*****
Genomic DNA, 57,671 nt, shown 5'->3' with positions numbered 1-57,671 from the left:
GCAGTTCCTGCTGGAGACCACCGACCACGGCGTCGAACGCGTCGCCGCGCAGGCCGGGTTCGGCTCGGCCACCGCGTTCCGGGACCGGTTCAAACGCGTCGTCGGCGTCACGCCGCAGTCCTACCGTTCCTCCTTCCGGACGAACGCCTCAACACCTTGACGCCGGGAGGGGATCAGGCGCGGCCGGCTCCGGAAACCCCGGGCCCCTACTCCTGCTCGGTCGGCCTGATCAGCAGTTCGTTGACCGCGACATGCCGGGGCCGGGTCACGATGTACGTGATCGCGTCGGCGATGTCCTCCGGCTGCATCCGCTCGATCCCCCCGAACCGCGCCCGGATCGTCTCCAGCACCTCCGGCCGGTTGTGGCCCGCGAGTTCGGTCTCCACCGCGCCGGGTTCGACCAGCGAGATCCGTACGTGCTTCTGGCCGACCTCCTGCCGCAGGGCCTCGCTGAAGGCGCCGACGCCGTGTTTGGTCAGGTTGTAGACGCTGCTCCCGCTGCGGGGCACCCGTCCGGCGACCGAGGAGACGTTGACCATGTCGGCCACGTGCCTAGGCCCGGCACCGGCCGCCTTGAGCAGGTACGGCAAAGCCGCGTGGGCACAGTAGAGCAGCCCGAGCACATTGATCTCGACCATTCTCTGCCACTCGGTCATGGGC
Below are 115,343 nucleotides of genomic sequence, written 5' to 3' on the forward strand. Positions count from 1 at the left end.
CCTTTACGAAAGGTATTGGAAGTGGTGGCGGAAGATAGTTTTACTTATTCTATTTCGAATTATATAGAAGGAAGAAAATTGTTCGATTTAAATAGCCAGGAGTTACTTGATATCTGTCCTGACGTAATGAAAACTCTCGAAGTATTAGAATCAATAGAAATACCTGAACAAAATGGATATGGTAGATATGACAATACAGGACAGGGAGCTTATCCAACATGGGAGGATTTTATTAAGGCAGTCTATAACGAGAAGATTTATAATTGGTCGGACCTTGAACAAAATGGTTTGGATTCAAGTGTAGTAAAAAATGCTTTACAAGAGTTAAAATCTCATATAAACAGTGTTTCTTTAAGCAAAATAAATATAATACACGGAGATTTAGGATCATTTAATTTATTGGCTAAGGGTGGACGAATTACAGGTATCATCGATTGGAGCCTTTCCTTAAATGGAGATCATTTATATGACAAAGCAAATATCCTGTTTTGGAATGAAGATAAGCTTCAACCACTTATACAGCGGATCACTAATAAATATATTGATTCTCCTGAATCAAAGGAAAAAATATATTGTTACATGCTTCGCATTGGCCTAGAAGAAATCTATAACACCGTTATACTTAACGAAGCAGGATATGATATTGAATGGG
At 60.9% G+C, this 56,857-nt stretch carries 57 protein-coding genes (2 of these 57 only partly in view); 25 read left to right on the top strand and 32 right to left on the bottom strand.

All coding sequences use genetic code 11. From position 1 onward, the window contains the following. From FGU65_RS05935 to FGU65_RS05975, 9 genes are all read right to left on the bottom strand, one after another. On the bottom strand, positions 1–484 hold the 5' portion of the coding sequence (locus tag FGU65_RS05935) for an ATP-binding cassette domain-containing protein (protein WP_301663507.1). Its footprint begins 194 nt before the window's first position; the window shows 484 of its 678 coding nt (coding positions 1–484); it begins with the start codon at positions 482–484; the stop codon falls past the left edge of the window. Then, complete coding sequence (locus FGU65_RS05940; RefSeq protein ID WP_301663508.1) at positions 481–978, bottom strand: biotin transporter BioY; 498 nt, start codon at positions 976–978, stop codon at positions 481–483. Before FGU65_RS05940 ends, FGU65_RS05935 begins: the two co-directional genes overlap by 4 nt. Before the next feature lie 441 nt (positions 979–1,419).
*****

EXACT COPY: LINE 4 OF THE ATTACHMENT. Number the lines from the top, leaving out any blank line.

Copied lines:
CCTTTACGAAAGGTATTGGAAGTGGTGGCGGAAGATAGTTTTACTTATTCTATTTCGAATTATATAGAAGGAAGAAAATTGTTCGATTTAAATAGCCAGGAGTTACTTGATATCTGTCCTGACGTAATGAAAACTCTCGAAGTATTAGAATCAATAGAAATACCTGAACAAAATGGATATGGTAGATATGACAATACAGGACAGGGAGCTTATCCAACATGGGAGGATTTTATTAAGGCAGTCTATAACGAGAAGATTTATAATTGGTCGGACCTTGAACAAAATGGTTTGGATTCAAGTGTAGTAAAAAATGCTTTACAAGAGTTAAAATCTCATATAAACAGTGTTTCTTTAAGCAAAATAAATATAATACACGGAGATTTAGGATCATTTAATTTATTGGCTAAGGGTGGACGAATTACAGGTATCATCGATTGGAGCCTTTCCTTAAATGGAGATCATTTATATGACAAAGCAAATATCCTGTTTTGGAATGAAGATAAGCTTCAACCACTTATACAGCGGATCACTAATAAATATATTGATTCTCCTGAATCAAAGGAAAAAATATATTGTTACATGCTTCGCATTGGCCTAGAAGAAATCTATAACACCGTTATACTTAACGAAGCAGGATATGATATTGAATGGG